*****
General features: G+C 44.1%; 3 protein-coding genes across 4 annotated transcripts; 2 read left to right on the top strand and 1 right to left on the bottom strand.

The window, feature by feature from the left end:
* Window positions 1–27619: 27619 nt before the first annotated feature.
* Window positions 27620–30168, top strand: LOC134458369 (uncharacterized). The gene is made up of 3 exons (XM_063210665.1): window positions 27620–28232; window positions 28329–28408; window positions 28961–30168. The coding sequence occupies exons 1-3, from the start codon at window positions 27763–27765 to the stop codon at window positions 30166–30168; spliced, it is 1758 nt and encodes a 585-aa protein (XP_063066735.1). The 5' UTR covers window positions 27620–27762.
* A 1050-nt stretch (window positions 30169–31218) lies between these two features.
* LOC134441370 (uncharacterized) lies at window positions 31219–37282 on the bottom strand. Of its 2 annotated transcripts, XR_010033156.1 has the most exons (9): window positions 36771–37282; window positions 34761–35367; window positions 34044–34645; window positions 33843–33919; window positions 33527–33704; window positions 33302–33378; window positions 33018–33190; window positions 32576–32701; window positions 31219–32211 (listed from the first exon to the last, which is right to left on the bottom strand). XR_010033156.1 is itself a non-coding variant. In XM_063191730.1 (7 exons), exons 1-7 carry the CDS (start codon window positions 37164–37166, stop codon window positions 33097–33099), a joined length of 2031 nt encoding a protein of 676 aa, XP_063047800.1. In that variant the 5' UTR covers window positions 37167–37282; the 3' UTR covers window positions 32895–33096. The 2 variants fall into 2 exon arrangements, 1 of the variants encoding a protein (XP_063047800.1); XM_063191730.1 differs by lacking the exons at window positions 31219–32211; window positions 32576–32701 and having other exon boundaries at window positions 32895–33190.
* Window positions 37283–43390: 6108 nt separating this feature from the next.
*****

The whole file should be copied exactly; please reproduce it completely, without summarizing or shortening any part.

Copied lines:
General features: G+C 44.1%; 3 protein-coding genes across 4 annotated transcripts; 2 read left to right on the top strand and 1 right to left on the bottom strand.

The window, feature by feature from the left end:
* Window positions 1–27619: 27619 nt before the first annotated feature.
* Window positions 27620–30168, top strand: LOC134458369 (uncharacterized). The gene is made up of 3 exons (XM_063210665.1): window positions 27620–28232; window positions 28329–28408; window positions 28961–30168. The coding sequence occupies exons 1-3, from the start codon at window positions 27763–27765 to the stop codon at window positions 30166–30168; spliced, it is 1758 nt and encodes a 585-aa protein (XP_063066735.1). The 5' UTR covers window positions 27620–27762.
* A 1050-nt stretch (window positions 30169–31218) lies between these two features.
* LOC134441370 (uncharacterized) lies at window positions 31219–37282 on the bottom strand. Of its 2 annotated transcripts, XR_010033156.1 has the most exons (9): window positions 36771–37282; window positions 34761–35367; window positions 34044–34645; window positions 33843–33919; window positions 33527–33704; window positions 33302–33378; window positions 33018–33190; window positions 32576–32701; window positions 31219–32211 (listed from the first exon to the last, which is right to left on the bottom strand). XR_010033156.1 is itself a non-coding variant. In XM_063191730.1 (7 exons), exons 1-7 carry the CDS (start codon window positions 37164–37166, stop codon window positions 33097–33099), a joined length of 2031 nt encoding a protein of 676 aa, XP_063047800.1. In that variant the 5' UTR covers window positions 37167–37282; the 3' UTR covers window positions 32895–33096. The 2 variants fall into 2 exon arrangements, 1 of the variants encoding a protein (XP_063047800.1); XM_063191730.1 differs by lacking the exons at window positions 31219–32211; window positions 32576–32701 and having other exon boundaries at window positions 32895–33190.
* Window positions 37283–43390: 6108 nt separating this feature from the next.